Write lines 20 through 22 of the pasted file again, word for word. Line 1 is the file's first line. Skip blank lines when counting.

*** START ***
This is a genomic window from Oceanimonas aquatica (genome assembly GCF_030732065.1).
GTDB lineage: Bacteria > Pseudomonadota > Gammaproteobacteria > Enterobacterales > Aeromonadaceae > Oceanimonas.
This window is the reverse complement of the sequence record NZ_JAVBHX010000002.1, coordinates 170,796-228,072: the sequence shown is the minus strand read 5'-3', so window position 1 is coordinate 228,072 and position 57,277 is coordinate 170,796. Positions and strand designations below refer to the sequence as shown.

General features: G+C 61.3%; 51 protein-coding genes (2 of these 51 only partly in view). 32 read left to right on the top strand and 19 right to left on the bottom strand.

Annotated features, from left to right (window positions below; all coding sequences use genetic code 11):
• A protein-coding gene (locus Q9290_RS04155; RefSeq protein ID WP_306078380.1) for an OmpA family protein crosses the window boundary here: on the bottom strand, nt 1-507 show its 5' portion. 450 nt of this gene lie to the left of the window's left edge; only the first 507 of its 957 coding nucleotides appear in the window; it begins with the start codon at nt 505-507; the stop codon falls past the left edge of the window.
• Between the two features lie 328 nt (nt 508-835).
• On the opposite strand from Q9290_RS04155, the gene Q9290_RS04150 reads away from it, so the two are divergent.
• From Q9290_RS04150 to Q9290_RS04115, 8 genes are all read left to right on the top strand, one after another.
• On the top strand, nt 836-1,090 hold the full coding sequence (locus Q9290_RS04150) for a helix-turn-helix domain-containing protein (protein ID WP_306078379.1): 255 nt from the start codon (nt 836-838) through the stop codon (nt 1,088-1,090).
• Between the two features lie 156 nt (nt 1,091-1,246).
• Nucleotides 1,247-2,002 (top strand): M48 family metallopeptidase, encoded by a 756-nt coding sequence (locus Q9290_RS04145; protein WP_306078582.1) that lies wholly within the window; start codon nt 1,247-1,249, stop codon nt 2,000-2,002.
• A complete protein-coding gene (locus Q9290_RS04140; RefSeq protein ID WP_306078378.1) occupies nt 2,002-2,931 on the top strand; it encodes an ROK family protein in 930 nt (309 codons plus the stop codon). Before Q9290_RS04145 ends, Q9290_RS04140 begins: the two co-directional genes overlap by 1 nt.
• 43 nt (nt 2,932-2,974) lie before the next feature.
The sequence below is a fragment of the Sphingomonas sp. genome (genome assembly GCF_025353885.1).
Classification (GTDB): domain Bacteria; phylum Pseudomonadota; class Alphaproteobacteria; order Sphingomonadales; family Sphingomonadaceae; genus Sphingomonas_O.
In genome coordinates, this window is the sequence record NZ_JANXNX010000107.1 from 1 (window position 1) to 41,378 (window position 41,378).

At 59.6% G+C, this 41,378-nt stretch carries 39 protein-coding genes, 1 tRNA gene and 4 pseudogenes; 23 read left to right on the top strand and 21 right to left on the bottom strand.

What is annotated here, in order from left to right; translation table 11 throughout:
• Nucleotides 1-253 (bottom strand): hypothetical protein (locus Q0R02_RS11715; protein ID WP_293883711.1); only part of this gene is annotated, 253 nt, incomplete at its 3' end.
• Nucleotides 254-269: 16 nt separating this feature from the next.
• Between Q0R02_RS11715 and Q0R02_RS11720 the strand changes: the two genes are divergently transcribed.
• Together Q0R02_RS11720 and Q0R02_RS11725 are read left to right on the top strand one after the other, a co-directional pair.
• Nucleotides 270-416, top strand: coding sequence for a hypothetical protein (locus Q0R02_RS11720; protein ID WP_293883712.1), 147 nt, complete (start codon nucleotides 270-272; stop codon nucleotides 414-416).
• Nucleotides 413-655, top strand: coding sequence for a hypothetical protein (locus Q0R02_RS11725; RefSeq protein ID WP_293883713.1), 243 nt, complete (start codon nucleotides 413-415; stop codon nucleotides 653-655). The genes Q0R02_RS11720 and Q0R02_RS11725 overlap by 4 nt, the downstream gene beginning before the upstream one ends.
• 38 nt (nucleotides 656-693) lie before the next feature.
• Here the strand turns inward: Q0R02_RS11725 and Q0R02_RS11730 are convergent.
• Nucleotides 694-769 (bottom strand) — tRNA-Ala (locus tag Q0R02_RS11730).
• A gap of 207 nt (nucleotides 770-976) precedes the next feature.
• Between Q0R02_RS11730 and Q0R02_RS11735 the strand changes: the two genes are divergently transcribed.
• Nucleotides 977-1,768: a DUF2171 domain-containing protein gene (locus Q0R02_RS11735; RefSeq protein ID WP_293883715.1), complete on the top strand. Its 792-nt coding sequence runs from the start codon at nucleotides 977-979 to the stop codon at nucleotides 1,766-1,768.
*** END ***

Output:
• Nucleotides 1-253 (bottom strand): hypothetical protein (locus Q0R02_RS11715; protein ID WP_293883711.1); only part of this gene is annotated, 253 nt, incomplete at its 3' end.
• Nucleotides 254-269: 16 nt separating this feature from the next.
• Between Q0R02_RS11715 and Q0R02_RS11720 the strand changes: the two genes are divergently transcribed.